Mick Stadler writes a letter in 1976 on effective transfer mechanisms

Transfer must provide eight services

  1. Fulfill needs of inventor - alternatives if technology is unlicensable
  2. Mechanism needs to provide the means to understand the economics and problems inherent in commercialization and emphasize the patent as the vehicle necessary for the industrial interface
    Conventional wisdom is that patents provide monopoly positions without which companies will not develop inventions into commercial products and without such products public research money is wasted - this prevents using patented things for anything except money
    Mostly, patent exclusivity isolates a university, teaches industry to ignore university research or avoid it, and leaves universities to cultivate relationships with patent speculators
  3. The mechanism must be cost-effective for everybody involved.
    In the present approach of default exclusive licensing, even the best universities (or luckiest) find a lucrative winner once a decade, or once every 2,000 inventions. While spending $20+ (or $40+ or $60+) million on patenting and more on salaries and space in the hope of winning big ten years or more down the road might end up being a net positive, it is hardly “cost-effective.”
    inventors were directed to ask Research Corporation to manage their inventions. As an external agent, Research Corporation could be selective and pay for those inventions that it did see a future for within its expertise and relationships. The companies obtaining access via Research Corporation would pay royalties and those royalties would cover the cost of patenting–
  4. The mechanism must provide help to university patent administrators

Current university patent offices can’t specialize in helping things get licensed

  1. The mechanism should provide an evaluation by a specialist who sees dozens or hundreds of disclosures in an area per year
    . If they all want to be rich, and they use patents to block everyone else, then they create gridlock for two decades. All the worse if the federal government smells a hot area of inquiry and throws lots of money at it, spread around to many organizations in many regions, dispersing talent, fragmenting rights, and then humping everyone up to all *commercialize* their little gobbets of inventive froth using patent monopolies.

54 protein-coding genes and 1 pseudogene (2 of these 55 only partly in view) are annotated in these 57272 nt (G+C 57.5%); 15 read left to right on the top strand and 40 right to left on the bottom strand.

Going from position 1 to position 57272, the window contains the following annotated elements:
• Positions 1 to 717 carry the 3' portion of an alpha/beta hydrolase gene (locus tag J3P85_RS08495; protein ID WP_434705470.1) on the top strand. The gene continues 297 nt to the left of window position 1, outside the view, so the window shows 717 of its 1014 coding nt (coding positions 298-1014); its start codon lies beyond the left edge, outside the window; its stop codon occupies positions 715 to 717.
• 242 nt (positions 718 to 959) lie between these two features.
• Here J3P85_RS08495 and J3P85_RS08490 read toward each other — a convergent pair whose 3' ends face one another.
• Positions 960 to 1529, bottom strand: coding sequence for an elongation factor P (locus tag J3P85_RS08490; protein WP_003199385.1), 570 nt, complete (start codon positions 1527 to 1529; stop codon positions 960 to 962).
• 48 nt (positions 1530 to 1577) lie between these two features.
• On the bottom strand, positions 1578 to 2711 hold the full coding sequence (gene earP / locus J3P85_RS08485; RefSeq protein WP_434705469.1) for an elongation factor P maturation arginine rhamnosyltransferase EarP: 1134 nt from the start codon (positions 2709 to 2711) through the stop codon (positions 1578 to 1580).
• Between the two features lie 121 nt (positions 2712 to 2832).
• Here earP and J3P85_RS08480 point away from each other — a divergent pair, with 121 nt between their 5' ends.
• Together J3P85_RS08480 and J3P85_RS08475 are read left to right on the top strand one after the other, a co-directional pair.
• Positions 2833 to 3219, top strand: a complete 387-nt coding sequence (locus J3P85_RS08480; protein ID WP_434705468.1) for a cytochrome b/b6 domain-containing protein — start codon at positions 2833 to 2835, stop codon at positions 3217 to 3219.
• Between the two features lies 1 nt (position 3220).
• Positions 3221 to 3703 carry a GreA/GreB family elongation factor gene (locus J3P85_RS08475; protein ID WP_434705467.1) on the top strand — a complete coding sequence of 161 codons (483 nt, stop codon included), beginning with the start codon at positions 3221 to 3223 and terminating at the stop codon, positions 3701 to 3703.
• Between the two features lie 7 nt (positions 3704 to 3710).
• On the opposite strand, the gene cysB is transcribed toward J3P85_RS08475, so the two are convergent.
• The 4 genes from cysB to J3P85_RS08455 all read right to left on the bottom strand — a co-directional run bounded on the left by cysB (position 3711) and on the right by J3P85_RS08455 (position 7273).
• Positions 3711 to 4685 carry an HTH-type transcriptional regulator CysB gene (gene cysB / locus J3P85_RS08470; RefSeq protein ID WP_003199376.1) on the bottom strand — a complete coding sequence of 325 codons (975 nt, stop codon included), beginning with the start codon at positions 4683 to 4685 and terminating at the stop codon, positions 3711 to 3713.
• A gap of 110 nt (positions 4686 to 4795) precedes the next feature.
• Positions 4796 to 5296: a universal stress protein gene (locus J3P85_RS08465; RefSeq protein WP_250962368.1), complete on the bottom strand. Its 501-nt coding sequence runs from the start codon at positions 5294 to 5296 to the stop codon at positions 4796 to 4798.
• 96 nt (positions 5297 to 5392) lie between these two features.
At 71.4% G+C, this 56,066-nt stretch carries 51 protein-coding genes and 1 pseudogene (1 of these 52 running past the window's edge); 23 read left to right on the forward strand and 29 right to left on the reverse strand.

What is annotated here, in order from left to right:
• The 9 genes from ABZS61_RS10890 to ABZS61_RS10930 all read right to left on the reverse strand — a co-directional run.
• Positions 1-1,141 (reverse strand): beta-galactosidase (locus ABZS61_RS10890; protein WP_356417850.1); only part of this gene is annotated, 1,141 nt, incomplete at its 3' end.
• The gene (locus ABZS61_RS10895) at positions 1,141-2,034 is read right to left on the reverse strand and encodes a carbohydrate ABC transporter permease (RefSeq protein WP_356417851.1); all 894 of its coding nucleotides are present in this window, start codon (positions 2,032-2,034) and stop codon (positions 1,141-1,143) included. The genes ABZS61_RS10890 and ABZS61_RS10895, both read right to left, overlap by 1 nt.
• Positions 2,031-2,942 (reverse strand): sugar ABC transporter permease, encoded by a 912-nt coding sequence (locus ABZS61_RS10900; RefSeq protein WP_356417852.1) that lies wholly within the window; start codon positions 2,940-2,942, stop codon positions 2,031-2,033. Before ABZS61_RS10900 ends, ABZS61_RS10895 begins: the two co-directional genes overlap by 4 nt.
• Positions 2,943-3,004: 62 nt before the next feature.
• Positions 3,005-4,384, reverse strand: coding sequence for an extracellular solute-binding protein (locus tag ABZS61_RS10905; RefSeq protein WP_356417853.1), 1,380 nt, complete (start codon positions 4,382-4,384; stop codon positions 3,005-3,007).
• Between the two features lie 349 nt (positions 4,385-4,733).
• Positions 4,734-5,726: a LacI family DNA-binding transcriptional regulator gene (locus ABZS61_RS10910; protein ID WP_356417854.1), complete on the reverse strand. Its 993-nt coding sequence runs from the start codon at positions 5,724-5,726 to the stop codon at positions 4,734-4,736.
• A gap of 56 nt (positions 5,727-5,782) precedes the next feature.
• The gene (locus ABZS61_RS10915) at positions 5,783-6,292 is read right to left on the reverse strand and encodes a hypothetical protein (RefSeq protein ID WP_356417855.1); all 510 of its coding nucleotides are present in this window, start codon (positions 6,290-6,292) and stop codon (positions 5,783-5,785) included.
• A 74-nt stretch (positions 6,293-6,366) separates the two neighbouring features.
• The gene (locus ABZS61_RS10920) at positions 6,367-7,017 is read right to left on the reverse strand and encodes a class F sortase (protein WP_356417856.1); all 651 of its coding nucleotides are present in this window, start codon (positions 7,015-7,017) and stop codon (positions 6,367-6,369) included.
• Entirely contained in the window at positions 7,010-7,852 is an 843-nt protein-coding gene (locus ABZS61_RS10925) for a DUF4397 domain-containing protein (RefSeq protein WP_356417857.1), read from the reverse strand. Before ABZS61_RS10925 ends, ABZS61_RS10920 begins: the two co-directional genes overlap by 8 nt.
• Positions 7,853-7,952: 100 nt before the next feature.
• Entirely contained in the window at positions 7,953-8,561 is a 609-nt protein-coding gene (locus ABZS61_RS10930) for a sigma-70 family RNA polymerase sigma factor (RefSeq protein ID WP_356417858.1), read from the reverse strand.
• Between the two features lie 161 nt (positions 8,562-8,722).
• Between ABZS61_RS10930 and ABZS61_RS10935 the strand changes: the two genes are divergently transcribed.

2. The mechanism should provide for the widest possible dissemination of the university’s technology. License agreements are only one way to transfer technology. Joint ventures, research contracts, fellowships, consulting agreements are other ways.
    having ten companies to provide instruction to over a new discovery rather than one, or picking only one, changes–crucially–the default strategy for widest possible dissemination. One adopts social network strategies. One builds on NIPIA–non-IP intangible assets–such as lots of relationships (not IP, but NIPIA)

Perhaps then you begin to see how damaging a default position is to deal first in patent monopolies. One suppresses the early adopting user communities. One turns away companies that would otherwise form working relationships. One creates a bureaucratic mess, an impossible, damaging mess. Multiply this same mess across thirty universities all working in the same area, none of them willing to give up the vanity of making millions from their little piece of action by somehow dominating an entire industry with a patent.